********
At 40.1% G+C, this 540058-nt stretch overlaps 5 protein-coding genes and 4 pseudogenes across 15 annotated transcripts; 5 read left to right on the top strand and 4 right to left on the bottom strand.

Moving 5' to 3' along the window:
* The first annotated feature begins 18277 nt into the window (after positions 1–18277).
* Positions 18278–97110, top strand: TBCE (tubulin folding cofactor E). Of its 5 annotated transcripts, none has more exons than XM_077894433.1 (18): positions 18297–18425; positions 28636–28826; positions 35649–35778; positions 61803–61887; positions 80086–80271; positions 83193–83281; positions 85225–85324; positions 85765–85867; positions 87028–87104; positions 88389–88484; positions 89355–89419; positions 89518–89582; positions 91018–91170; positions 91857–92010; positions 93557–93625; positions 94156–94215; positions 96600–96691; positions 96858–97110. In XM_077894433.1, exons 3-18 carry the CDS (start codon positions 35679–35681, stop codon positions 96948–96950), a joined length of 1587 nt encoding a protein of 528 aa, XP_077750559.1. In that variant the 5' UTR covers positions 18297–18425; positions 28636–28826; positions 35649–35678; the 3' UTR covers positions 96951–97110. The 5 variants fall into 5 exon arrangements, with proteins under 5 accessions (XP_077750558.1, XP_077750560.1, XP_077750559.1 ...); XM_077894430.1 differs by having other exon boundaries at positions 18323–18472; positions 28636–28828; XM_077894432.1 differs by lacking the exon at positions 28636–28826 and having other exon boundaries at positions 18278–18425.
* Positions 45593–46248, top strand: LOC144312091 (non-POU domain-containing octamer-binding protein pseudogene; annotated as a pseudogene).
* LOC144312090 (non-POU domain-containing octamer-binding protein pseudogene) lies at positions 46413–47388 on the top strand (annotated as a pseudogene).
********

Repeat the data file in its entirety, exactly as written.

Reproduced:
At 40.1% G+C, this 540058-nt stretch overlaps 5 protein-coding genes and 4 pseudogenes across 15 annotated transcripts; 5 read left to right on the top strand and 4 right to left on the bottom strand.

Moving 5' to 3' along the window:
* The first annotated feature begins 18277 nt into the window (after positions 1–18277).
* Positions 18278–97110, top strand: TBCE (tubulin folding cofactor E). Of its 5 annotated transcripts, none has more exons than XM_077894433.1 (18): positions 18297–18425; positions 28636–28826; positions 35649–35778; positions 61803–61887; positions 80086–80271; positions 83193–83281; positions 85225–85324; positions 85765–85867; positions 87028–87104; positions 88389–88484; positions 89355–89419; positions 89518–89582; positions 91018–91170; positions 91857–92010; positions 93557–93625; positions 94156–94215; positions 96600–96691; positions 96858–97110. In XM_077894433.1, exons 3-18 carry the CDS (start codon positions 35679–35681, stop codon positions 96948–96950), a joined length of 1587 nt encoding a protein of 528 aa, XP_077750559.1. In that variant the 5' UTR covers positions 18297–18425; positions 28636–28826; positions 35649–35678; the 3' UTR covers positions 96951–97110. The 5 variants fall into 5 exon arrangements, with proteins under 5 accessions (XP_077750558.1, XP_077750560.1, XP_077750559.1 ...); XM_077894430.1 differs by having other exon boundaries at positions 18323–18472; positions 28636–28828; XM_077894432.1 differs by lacking the exon at positions 28636–28826 and having other exon boundaries at positions 18278–18425.
* Positions 45593–46248, top strand: LOC144312091 (non-POU domain-containing octamer-binding protein pseudogene; annotated as a pseudogene).
* LOC144312090 (non-POU domain-containing octamer-binding protein pseudogene) lies at positions 46413–47388 on the top strand (annotated as a pseudogene).